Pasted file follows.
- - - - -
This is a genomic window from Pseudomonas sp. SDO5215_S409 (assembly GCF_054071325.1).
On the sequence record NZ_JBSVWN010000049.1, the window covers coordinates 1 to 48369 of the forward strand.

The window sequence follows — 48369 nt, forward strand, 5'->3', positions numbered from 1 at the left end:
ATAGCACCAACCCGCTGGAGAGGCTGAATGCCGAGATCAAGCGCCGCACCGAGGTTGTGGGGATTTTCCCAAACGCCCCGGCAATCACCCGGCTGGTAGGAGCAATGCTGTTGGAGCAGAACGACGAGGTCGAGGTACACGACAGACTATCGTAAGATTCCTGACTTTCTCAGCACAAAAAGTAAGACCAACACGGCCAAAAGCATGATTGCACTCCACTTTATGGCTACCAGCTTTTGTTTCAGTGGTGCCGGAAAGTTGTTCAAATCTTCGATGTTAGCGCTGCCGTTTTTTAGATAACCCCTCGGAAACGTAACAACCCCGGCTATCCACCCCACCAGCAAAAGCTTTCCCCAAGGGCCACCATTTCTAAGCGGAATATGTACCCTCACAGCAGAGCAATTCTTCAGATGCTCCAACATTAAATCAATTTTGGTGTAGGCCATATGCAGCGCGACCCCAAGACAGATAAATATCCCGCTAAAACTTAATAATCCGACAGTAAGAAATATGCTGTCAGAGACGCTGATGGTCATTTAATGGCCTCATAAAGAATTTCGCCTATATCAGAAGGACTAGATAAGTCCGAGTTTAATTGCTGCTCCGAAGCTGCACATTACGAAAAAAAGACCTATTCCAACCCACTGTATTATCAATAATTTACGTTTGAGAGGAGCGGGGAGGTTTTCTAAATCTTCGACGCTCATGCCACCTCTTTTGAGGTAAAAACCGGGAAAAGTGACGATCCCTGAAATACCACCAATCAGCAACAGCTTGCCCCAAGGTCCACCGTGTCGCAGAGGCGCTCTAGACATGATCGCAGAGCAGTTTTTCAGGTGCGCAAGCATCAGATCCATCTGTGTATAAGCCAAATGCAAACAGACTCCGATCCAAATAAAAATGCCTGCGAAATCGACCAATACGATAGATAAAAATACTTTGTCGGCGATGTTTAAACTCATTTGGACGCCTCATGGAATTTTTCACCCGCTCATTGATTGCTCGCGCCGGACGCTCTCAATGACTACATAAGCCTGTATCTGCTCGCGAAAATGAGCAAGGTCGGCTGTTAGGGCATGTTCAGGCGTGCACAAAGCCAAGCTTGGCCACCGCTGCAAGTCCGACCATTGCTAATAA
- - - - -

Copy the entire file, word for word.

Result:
This is a genomic window from Pseudomonas sp. SDO5215_S409 (assembly GCF_054071325.1).
On the sequence record NZ_JBSVWN010000049.1, the window covers coordinates 1 to 48369 of the forward strand.

The window sequence follows — 48369 nt, forward strand, 5'->3', positions numbered from 1 at the left end:
ATAGCACCAACCCGCTGGAGAGGCTGAATGCCGAGATCAAGCGCCGCACCGAGGTTGTGGGGATTTTCCCAAACGCCCCGGCAATCACCCGGCTGGTAGGAGCAATGCTGTTGGAGCAGAACGACGAGGTCGAGGTACACGACAGACTATCGTAAGATTCCTGACTTTCTCAGCACAAAAAGTAAGACCAACACGGCCAAAAGCATGATTGCACTCCACTTTATGGCTACCAGCTTTTGTTTCAGTGGTGCCGGAAAGTTGTTCAAATCTTCGATGTTAGCGCTGCCGTTTTTTAGATAACCCCTCGGAAACGTAACAACCCCGGCTATCCACCCCACCAGCAAAAGCTTTCCCCAAGGGCCACCATTTCTAAGCGGAATATGTACCCTCACAGCAGAGCAATTCTTCAGATGCTCCAACATTAAATCAATTTTGGTGTAGGCCATATGCAGCGCGACCCCAAGACAGATAAATATCCCGCTAAAACTTAATAATCCGACAGTAAGAAATATGCTGTCAGAGACGCTGATGGTCATTTAATGGCCTCATAAAGAATTTCGCCTATATCAGAAGGACTAGATAAGTCCGAGTTTAATTGCTGCTCCGAAGCTGCACATTACGAAAAAAAGACCTATTCCAACCCACTGTATTATCAATAATTTACGTTTGAGAGGAGCGGGGAGGTTTTCTAAATCTTCGACGCTCATGCCACCTCTTTTGAGGTAAAAACCGGGAAAAGTGACGATCCCTGAAATACCACCAATCAGCAACAGCTTGCCCCAAGGTCCACCGTGTCGCAGAGGCGCTCTAGACATGATCGCAGAGCAGTTTTTCAGGTGCGCAAGCATCAGATCCATCTGTGTATAAGCCAAATGCAAACAGACTCCGATCCAAATAAAAATGCCTGCGAAATCGACCAATACGATAGATAAAAATACTTTGTCGGCGATGTTTAAACTCATTTGGACGCCTCATGGAATTTTTCACCCGCTCATTGATTGCTCGCGCCGGACGCTCTCAATGACTACATAAGCCTGTATCTGCTCGCGAAAATGAGCAAGGTCGGCTGTTAGGGCATGTTCAGGCGTGCACAAAGCCAAGCTTGGCCACCGCTGCAAGTCCGACCATTGCTAATAA